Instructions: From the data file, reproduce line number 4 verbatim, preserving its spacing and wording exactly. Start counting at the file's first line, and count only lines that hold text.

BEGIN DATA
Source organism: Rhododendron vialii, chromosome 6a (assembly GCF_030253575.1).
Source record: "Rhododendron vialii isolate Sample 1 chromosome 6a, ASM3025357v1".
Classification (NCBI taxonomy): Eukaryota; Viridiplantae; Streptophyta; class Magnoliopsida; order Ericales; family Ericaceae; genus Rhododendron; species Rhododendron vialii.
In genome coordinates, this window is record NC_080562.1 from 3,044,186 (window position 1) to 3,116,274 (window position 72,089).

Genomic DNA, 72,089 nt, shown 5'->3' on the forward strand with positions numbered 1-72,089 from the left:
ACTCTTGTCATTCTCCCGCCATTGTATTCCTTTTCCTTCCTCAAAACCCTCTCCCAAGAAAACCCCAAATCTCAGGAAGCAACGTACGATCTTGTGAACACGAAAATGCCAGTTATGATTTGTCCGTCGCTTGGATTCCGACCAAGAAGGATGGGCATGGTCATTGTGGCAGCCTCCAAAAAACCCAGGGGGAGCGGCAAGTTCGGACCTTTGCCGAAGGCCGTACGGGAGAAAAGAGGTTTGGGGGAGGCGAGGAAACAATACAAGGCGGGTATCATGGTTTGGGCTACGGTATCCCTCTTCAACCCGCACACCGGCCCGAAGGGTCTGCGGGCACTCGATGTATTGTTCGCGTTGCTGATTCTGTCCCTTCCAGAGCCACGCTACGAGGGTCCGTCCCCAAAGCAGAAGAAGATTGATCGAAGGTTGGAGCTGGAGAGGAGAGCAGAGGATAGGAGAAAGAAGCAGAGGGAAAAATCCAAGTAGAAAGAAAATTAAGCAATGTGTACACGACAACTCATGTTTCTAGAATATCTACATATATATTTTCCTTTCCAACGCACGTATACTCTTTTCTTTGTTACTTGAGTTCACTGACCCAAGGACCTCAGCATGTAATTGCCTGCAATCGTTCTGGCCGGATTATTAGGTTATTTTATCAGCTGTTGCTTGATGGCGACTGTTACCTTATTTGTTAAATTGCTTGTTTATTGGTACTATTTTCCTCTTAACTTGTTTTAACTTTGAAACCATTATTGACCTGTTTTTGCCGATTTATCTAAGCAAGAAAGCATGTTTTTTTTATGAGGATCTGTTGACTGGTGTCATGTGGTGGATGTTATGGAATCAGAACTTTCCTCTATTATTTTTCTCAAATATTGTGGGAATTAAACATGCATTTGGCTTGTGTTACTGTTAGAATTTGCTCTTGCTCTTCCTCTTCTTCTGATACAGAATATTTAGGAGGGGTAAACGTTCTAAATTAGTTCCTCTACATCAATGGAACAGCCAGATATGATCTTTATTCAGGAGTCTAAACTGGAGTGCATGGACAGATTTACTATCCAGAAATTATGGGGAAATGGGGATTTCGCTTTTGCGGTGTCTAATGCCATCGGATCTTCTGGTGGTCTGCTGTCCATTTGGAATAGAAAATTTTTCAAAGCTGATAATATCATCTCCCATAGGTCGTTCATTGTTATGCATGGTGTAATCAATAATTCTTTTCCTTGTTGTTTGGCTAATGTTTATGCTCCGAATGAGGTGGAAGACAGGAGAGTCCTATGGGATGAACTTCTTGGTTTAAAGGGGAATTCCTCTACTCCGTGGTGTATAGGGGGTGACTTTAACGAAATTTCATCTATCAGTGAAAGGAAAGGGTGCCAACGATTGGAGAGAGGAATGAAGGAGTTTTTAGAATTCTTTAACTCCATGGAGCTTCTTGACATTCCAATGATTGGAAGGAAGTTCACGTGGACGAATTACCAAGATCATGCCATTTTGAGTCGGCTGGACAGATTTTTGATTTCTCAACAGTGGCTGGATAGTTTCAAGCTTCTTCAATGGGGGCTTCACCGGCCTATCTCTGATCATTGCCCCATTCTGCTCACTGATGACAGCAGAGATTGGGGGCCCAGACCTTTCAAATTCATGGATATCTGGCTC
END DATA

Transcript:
In genome coordinates, this window is record NC_080562.1 from 3,044,186 (window position 1) to 3,116,274 (window position 72,089).